“The investment climate has definitely tightened up in the last 12 months, not just because of the international scrutiny surrounding human rights issues, but also growing concerns regarding the local banking system,” Alex Odom, chief investment officer of Belt and Road Capital Management, said.
Myanmar has 28 banks operating in the country, with four state-owned banks, three banks owned by municipal governments, 10 semi-private banks that trade privately but are partially owned by -- or closely associated with, government agencies -- and 14 privately owned banks.
Following the 2013 Central Bank of Myanmar Law and the 2016 Financial Institutions Law, these banks have undergone radical reform. According to a Milken Institute report on the sector published in August, though, fears of a repeat of the 2003 banking crisis persist and have hindered its development and led to overregulation.
The 2003 crisis was triggered by the collapse of informal finance companies that had sprung up as a result of a government-imposed 10% cap on interest on deposits, forcing consumers to look to risky financial companies offering more than the official rates, according to a 2003 report by Sean Turnell, an Australian economist from Macquarie University.
When these went bust in February 2003 confidence in the banking sector was shattered, and even though it has now been mostly restored, the people of Myanmar are still wary of another meltdown in the sector.
Today, the issue is with liquidity as banking reforms in the last three years have taken hold of the sector. Traditionally, many “loans” were in actual fact overdrafts, and were rolled over on a yearly basis with no effort to recall the monies, or to assess the collateral.
In July 2017, banks were given until the end of the year to reduce overdrafts to 20% of loan portfolios. As they accounted for more than 75% of Myanmar’s $9 billion in bank loans it could have resulted in chaos again if the directive had been fully carried out
Instead, the central bank relented in November and introduced a phased-in reduction to 50% by mid-2018, 30% by mid-2019 and 20% by mid-2020.
These changes, along with the drop in FDI and tourist numbers in 2018, have all placed greater strain on a “core banking system that is very bad”, according to Victor Chua, a managing partner at early-stage investment firm Vynn Capital.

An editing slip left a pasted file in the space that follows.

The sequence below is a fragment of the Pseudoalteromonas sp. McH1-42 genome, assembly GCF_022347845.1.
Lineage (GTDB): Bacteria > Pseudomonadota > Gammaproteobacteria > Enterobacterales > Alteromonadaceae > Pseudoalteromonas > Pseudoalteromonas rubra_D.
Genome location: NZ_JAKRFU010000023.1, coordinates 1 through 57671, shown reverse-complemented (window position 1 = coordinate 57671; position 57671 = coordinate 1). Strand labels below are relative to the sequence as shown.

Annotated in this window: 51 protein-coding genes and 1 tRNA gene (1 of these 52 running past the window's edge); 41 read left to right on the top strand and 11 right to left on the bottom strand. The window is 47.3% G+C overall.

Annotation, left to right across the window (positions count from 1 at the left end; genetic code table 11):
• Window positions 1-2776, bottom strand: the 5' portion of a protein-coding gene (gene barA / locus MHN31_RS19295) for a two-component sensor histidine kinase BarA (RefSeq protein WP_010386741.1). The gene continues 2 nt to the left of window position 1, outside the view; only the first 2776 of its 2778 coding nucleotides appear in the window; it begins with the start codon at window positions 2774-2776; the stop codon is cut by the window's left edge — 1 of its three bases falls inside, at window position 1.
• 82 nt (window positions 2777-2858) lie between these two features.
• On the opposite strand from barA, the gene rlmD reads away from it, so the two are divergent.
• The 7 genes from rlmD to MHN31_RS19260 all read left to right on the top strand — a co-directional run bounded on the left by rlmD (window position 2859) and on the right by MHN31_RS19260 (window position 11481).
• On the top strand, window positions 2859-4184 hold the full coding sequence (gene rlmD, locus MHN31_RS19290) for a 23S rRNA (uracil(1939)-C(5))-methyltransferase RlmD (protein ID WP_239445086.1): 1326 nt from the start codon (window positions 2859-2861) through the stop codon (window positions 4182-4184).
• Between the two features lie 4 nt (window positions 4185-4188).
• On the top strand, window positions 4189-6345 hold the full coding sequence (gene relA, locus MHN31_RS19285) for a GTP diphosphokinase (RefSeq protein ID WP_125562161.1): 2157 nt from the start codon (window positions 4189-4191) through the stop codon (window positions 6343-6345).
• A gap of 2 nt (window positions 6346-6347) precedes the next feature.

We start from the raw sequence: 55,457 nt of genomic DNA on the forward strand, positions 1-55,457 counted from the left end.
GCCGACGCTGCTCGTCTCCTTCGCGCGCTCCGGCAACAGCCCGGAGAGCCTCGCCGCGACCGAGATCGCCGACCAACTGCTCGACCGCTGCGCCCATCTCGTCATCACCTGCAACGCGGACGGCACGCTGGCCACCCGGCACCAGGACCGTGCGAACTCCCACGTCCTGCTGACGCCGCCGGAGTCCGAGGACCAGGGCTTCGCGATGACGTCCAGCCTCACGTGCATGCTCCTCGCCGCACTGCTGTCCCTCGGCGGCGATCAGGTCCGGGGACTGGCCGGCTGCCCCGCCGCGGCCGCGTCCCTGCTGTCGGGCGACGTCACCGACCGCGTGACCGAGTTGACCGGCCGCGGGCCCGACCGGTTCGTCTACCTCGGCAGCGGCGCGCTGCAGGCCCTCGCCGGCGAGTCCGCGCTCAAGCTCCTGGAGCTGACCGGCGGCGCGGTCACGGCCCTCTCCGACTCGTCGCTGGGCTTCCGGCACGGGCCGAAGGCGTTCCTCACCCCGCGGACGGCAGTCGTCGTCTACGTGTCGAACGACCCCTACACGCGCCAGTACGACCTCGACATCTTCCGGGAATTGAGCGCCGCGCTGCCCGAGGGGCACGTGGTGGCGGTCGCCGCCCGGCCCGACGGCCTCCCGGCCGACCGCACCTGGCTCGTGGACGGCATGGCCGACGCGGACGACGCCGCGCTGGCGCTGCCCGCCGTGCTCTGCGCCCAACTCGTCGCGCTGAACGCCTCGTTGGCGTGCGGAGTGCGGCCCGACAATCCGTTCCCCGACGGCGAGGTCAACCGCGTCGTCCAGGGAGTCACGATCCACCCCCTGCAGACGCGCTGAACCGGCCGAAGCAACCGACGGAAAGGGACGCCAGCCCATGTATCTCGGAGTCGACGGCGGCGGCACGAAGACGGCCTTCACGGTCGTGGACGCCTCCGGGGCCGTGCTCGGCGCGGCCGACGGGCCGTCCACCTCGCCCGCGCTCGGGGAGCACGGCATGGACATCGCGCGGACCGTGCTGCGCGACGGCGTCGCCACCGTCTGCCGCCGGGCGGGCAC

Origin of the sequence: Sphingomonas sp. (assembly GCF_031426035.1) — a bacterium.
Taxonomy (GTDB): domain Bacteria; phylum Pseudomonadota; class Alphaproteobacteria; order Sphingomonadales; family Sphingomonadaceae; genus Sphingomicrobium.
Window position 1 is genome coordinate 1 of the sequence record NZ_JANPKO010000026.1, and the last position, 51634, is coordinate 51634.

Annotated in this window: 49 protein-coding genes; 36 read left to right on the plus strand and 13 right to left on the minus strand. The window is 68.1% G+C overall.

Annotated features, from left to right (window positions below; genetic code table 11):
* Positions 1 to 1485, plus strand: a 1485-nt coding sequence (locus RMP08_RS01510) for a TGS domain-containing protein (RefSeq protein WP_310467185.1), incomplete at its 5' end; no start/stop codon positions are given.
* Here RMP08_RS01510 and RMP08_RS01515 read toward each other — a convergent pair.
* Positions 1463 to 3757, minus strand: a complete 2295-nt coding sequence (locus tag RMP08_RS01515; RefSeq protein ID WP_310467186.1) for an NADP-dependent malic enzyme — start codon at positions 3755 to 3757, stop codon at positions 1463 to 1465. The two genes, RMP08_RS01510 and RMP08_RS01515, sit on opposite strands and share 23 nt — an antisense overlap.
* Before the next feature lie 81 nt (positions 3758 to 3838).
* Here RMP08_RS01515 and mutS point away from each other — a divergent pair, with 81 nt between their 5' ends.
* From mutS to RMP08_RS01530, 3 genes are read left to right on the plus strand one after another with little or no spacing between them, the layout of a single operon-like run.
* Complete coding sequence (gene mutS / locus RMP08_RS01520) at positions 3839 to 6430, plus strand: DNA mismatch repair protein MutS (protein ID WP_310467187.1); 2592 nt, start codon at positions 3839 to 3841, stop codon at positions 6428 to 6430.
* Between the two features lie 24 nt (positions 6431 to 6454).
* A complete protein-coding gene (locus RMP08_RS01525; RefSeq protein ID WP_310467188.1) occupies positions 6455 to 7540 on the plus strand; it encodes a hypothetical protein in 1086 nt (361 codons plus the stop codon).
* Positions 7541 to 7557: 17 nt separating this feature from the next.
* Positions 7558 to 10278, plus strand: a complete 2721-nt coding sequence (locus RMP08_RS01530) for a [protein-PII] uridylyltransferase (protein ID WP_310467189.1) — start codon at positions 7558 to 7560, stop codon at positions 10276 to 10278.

For veteran investors in frontier markets -- an investment label usually reserved for the most hazardous, least developed, lowest-tier emerging markets with the weakest legal jurisdictions -- such elevated economic and political risks are par for the course.
And Myanmar is a difficult country to operate in, ranked 171 out of 190 countries in the World Bank's annual Doing Business Index.
“Myanmar is as frontier as you can get unless you are talking about North Korea,” said Genevieve Heng, managing director and co-founder of Anthem Asia, a Myanmar-focused fund with a particular interest in female-run enterprises.
She has just reached first close on Anthem Asia's first fund at about $35 million after a particularly gruelling fund-raising marathon, given the tough macro-economic and political backdrop. Anthem Asia is targeting $100 million and already has commitments from the UK's development finance institution CDC and the Dutch impact investor Triple Jump.
It's not for everyone but dig deep, keep your nose to the grindstone, and be patient and you can make big money in such frontier markets, or so the mantra goes.
Ralph Keitel, regional lead East Asia for private equity investing at the IFC, part of the World Bank committed to backing Anthem Asia just three weeks ago as part of its mandate to develop financial markets, and make money.
“We are investing for the long term [in Myanmar],” said Keitel. “We are seeking to build a GP that will be still be around in the next 20 years.”
“The number one problem I have with companies is their accounts; we’re not talking about two or three books – we’re just talking about the ability to give me the accounts,” Heng said.
One thing is for certain when investing in Myanmar, as Heng noted: “You cannot be passive because a lot of the skills that we take for granted are lacking.”
Editing by William Kemble-Diaz